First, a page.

Erg Chegaga itself is the name of the highest sand dunes in Morocco. The Sahara has many faces and many different kinds of deserts: stone deserts, rock deserts, sand deserts, just to name some. Not all of the Sahara has these signature sand dunes that we tend to think of when we hear „Sahara“. But Erg Chegaga is exactly how you would think the Sahara looks like. We booked our 2-day tour, hopped in the 4-wheel car and it was a bumpy 2-hour drive to a group of Nomad-stlye tents that had been specifically set up for tourists. It was a little tacky for my taste but the boys loved it. And what can I say: the quietness and THAT night sky were unforgettable. Tacky or not, we would have stayed another night but we only had 3 more days with the car and there was still so much more we wanted to see. But my recommendation for anyone doing this trip would definitely be: Take at least 2 nights in the desert!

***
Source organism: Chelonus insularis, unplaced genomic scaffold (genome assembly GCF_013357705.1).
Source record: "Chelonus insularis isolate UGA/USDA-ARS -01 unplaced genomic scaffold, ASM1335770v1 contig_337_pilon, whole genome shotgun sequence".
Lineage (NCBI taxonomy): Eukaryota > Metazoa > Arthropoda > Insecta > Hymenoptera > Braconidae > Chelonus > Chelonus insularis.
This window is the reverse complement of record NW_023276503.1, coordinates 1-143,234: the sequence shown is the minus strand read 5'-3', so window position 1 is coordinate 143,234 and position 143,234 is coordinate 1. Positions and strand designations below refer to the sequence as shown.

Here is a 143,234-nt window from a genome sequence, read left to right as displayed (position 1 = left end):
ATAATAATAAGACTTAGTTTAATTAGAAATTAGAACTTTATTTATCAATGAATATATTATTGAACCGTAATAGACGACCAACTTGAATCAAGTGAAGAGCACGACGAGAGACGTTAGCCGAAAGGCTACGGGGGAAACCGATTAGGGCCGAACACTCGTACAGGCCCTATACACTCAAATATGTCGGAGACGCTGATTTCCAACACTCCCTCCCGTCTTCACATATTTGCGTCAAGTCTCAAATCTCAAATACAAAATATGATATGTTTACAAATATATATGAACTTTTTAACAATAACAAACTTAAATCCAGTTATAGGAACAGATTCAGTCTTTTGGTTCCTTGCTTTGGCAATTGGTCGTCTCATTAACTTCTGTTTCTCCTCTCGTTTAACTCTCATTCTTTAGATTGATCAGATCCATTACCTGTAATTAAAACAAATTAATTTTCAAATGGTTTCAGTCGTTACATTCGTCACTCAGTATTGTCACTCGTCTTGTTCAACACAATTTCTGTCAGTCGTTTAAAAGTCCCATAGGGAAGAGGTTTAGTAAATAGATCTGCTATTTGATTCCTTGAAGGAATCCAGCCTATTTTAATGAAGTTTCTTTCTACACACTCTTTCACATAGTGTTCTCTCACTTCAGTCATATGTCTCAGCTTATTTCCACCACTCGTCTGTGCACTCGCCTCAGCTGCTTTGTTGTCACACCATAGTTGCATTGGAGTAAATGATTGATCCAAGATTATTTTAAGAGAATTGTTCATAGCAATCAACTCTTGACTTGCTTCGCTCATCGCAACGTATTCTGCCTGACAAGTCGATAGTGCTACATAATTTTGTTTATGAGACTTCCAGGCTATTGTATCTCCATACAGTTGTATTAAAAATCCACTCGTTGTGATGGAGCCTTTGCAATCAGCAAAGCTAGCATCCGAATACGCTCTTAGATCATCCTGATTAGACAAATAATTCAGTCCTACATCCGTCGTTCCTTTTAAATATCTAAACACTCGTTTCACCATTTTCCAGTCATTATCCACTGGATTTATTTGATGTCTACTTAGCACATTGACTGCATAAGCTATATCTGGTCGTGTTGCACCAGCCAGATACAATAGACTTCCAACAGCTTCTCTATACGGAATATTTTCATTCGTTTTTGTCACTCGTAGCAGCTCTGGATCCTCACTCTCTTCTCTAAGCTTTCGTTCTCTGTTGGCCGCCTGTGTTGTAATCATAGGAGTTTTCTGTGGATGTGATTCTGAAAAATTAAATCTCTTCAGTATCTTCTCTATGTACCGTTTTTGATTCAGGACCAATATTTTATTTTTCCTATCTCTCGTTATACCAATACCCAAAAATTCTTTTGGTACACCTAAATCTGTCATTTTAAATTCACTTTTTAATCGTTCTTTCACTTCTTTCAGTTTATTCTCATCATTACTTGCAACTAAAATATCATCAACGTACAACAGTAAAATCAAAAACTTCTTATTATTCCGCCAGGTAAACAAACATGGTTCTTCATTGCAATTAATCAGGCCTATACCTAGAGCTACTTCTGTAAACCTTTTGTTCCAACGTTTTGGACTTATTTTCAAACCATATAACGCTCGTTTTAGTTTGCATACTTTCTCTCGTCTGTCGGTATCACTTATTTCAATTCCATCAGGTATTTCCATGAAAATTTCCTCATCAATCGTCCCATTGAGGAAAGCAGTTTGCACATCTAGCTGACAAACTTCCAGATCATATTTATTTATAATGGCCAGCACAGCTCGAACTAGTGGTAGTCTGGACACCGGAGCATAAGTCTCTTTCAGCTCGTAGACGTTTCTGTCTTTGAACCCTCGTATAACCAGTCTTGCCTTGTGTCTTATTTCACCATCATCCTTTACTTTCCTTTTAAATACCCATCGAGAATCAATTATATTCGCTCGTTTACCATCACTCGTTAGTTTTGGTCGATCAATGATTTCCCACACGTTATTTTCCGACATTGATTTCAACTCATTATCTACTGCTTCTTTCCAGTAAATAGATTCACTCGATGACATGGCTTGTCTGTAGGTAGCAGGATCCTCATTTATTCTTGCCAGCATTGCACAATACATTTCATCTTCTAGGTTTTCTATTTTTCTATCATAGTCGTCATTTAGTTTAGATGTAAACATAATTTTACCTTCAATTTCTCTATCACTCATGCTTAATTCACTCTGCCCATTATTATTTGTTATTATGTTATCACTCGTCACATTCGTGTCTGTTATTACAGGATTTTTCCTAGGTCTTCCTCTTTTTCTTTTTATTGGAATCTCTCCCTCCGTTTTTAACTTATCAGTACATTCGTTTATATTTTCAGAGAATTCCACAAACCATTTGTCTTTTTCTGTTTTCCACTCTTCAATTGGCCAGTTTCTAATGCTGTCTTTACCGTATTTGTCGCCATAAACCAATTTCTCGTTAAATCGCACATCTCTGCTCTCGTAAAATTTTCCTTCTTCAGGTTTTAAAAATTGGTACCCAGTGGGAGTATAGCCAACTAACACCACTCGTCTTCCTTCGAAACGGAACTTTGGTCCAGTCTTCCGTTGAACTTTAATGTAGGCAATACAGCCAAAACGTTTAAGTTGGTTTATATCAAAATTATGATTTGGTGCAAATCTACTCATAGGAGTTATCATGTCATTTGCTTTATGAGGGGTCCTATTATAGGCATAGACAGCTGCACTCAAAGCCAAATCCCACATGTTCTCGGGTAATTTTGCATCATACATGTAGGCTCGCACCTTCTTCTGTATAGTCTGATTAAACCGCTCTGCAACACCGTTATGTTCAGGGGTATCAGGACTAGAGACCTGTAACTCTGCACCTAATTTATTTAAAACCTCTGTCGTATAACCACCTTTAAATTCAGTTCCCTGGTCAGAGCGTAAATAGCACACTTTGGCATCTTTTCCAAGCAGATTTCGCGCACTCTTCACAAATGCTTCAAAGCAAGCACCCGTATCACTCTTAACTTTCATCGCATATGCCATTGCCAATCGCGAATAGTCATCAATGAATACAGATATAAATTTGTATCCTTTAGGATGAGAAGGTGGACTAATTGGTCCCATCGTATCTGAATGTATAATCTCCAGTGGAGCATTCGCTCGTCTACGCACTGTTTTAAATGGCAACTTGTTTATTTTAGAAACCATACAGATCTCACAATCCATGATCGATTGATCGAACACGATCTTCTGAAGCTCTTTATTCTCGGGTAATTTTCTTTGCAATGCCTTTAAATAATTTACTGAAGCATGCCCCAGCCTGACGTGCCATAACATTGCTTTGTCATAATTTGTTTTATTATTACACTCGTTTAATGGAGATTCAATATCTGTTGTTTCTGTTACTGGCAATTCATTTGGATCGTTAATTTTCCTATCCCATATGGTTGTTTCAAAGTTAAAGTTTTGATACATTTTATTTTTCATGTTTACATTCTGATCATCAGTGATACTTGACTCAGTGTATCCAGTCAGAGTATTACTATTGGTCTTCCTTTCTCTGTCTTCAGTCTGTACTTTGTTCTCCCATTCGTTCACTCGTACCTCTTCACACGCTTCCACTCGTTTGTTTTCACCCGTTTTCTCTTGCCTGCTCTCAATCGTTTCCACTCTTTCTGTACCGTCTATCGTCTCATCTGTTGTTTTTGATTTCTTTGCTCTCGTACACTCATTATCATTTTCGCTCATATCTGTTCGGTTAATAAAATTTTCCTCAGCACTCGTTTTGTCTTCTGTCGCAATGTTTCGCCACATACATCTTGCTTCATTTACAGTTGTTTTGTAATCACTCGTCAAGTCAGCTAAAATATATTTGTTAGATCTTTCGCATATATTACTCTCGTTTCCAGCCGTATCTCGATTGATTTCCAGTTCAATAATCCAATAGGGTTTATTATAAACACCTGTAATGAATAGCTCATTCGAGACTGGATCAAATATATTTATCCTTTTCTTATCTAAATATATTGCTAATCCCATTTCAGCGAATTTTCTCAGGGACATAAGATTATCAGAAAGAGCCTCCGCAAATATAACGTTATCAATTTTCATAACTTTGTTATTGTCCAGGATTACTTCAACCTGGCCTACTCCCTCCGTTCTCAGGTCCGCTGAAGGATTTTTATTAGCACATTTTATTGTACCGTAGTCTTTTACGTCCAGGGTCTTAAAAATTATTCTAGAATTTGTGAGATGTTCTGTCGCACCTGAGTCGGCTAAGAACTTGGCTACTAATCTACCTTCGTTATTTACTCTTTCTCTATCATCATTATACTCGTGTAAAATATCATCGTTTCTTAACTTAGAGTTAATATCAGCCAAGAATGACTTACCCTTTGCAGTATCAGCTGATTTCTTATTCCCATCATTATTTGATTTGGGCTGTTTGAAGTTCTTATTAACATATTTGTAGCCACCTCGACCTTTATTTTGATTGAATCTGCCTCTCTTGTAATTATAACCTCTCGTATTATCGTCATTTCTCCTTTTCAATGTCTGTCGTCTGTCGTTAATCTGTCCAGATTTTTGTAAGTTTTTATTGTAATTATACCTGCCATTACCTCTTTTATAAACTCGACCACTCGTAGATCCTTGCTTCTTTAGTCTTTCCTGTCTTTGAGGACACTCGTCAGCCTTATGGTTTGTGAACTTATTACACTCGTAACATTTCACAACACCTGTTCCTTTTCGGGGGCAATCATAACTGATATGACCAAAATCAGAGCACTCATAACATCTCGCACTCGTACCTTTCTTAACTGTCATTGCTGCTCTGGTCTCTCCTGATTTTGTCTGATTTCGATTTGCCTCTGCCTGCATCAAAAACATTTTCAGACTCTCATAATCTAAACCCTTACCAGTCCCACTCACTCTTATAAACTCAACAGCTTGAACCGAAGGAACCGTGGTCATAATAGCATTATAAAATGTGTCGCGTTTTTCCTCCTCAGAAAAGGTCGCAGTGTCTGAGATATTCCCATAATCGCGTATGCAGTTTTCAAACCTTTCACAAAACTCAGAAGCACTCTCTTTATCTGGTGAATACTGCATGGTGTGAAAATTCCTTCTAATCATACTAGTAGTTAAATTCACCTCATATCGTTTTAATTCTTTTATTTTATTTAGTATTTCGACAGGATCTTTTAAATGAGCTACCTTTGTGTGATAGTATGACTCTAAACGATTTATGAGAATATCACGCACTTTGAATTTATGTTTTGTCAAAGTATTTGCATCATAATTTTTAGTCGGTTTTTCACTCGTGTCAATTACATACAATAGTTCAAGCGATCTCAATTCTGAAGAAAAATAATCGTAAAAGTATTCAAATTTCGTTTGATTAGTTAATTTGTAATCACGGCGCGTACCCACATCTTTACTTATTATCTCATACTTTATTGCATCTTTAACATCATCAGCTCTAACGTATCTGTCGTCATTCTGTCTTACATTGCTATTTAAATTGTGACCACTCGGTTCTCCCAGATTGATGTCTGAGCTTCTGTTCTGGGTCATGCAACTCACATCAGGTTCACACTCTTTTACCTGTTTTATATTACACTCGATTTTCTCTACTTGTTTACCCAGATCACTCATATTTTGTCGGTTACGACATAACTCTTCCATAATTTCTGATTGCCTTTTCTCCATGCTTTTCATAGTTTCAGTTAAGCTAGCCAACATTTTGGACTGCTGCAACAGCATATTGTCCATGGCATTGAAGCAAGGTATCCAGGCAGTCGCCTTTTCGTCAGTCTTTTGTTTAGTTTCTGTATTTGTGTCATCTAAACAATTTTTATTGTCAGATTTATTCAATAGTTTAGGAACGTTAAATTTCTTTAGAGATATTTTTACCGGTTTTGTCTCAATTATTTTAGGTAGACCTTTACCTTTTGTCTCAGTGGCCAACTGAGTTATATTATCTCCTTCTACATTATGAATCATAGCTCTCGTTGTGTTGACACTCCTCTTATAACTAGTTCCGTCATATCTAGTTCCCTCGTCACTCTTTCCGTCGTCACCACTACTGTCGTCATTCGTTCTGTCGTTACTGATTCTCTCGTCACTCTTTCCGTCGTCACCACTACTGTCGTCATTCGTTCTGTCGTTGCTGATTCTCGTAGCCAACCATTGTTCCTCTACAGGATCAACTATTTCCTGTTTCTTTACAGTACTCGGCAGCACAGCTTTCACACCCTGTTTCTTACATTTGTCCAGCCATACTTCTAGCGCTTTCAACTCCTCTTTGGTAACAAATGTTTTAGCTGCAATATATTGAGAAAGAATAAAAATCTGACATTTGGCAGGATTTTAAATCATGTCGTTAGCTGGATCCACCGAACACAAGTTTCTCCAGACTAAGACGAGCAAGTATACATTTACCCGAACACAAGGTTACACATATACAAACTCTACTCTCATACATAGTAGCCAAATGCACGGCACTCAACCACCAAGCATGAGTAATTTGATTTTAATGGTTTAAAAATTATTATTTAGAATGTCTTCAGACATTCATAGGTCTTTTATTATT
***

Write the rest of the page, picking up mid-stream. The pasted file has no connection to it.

Monkeys and more
So the next day after we were taken back to M’hammedia, we drove to Merzouga and Erg Chebbi for more dunes. Erg Chebbi is much easier to reach and hence much more touristy than Erg Chegaga. The dunes are still very beautiful and we chose to put up our tent directly in one of the dunes that was next to a campsite. Romantic in theory but the reality was that the desert is very much alive and just after sunset we were invaded by bugs! Too tired to move the tents somewhere else we finally fell asleep and got woken by a guided camel tour that was passing by very close. Like very very close.